City Hall upgrade on hold - again

Despite a huge investment of employee hours and millions of shekels, planned renovations to Tel Aviv's City Hall can't seem to get off the ground.

August 19, 2009 16:52
1 minute read.


Dear Reader,
As you can imagine, more people are reading The Jerusalem Post than ever before. Nevertheless, traditional business models are no longer sustainable and high-quality publications, like ours, are being forced to look for new ways to keep going. Unlike many other news organizations, we have not put up a paywall. We want to keep our journalism open and accessible and be able to keep providing you with news and analyses from the frontlines of Israel, the Middle East and the Jewish World.

As one of our loyal readers, we ask you to be our partner.

For $5 a month you will receive access to the following:

  • A user uxperience almost completely free of ads
  • Access to our Premium Section and our monthly magazine to learn Hebrew, Ivrit
  • Content from the award-winning Jerusalem Repor
  • A brand new ePaper featuring the daily newspaper as it appears in print in Israel

Help us grow and continue telling Israel’s story to the world.

Thank you,

Ronit Hasin-Hochman, CEO, Jerusalem Post Group
Yaakov Katz, Editor-in-Chief

UPGRADE YOUR JPOST EXPERIENCE FOR 5$ PER MONTH Show me later Don't show it again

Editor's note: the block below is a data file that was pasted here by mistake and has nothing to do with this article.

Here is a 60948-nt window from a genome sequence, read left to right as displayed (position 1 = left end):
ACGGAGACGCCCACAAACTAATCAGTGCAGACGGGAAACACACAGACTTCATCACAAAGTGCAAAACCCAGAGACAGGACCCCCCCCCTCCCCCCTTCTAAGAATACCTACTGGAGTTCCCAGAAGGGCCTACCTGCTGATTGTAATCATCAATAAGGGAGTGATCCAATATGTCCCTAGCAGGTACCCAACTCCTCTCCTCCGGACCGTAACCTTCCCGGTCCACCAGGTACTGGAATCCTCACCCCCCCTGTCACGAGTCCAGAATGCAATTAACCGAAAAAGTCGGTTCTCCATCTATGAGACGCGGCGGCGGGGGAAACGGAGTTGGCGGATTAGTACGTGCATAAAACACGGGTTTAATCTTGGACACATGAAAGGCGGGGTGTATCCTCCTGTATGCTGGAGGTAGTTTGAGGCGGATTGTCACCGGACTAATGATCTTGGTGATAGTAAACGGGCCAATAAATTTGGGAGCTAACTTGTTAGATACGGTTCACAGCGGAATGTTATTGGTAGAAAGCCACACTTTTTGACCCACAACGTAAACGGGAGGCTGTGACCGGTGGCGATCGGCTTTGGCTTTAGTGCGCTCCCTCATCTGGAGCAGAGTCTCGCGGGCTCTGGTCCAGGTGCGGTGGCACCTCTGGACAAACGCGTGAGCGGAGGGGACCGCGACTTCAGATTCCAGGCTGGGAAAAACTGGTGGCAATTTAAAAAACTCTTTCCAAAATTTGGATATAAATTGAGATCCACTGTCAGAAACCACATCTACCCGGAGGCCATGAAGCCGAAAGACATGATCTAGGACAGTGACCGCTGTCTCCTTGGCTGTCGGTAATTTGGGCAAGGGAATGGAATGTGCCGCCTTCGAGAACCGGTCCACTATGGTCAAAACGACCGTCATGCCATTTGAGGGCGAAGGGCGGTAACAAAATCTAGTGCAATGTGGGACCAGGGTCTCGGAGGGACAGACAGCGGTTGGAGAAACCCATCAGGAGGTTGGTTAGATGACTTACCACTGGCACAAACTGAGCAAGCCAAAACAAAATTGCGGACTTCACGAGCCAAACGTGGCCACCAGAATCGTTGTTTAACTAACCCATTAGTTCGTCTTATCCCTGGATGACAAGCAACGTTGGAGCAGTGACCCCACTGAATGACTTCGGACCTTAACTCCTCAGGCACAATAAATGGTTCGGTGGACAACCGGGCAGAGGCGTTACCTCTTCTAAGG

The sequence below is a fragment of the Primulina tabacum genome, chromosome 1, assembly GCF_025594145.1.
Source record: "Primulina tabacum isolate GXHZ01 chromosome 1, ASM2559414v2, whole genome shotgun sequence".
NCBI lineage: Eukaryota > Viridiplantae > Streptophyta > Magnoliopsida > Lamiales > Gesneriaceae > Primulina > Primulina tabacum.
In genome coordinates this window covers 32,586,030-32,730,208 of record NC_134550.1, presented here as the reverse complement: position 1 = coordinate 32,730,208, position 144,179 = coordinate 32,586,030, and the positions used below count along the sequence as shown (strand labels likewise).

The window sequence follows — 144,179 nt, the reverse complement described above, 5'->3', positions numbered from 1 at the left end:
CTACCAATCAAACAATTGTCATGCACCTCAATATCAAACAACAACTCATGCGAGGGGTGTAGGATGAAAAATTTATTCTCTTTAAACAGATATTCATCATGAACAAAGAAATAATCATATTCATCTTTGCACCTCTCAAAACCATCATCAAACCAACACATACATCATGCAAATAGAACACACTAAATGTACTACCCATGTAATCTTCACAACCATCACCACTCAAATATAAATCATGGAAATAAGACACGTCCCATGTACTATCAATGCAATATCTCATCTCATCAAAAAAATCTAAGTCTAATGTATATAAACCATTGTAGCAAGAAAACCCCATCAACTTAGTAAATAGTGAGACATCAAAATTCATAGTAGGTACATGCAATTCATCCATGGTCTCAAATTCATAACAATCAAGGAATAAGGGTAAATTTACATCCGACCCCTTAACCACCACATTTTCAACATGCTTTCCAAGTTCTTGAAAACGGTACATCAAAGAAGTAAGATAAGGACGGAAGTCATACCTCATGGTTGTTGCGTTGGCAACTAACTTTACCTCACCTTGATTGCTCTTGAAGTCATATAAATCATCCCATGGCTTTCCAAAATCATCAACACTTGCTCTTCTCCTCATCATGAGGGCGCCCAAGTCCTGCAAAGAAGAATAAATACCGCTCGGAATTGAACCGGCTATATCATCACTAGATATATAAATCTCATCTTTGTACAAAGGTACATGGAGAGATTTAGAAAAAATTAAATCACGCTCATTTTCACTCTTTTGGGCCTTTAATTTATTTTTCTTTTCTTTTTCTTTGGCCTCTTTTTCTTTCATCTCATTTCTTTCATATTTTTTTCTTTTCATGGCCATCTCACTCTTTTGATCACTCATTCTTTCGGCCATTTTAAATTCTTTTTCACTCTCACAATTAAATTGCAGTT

Plans have been approved, permits have been issued and millions of shekels have already been spent on architects, but the renovations to Tel Aviv's City Hall building are being put on hold yet again, reports City planners have reportedly frozen the plans indefinitely after realizing that it was "a mistake even to begin messing around" with the old building, and that the entire project needs to be rethought. According to the report, the City Hall renovation project began more than three years ago and has already seen three changes in planning teams and millions of shekels spent in architectural fees. The current plans call for the addition of several stories and an observation deck to the old building, the upgrading of existing stories and the renovation of the building's façade. But an unidentified senior municipal source said it seemed that city planners were starting to realize that the project was a mistake, and had put the plans on hold. "They created an entire department to be responsible for the renovations… and threw in a sea of money, tens of millions of shekels, that so far has not brought any return," the source said. "The infrastructure is old and rotten and it was a mistake even to begin messing around with an old building." The source said the planners had belatedly realized that the foundations of the building were not strong enough to support the addition of extra stories, and that some of the walls were covered in asbestos sheeting that was difficult and dangerous to take apart. A municipal spokesman responded that the renovation project was "in the process of advanced examination" as a result of lessons learned from other municipal renovation projects and also as a result of "systemic needs." The report pointed out that Deputy Mayor and Greens faction leader Pe'er Visner long ago proposed building a new City Hall building nearby that would cater for all the city's administrative functions and provide underground parking for employees, while pulling down the old building and putting the municipal library in its place.

Related Content

JERUSALEM: RESETTLED upon its desolation
December 19, 2010
Vying for control of the Temple Mount – on Foursquare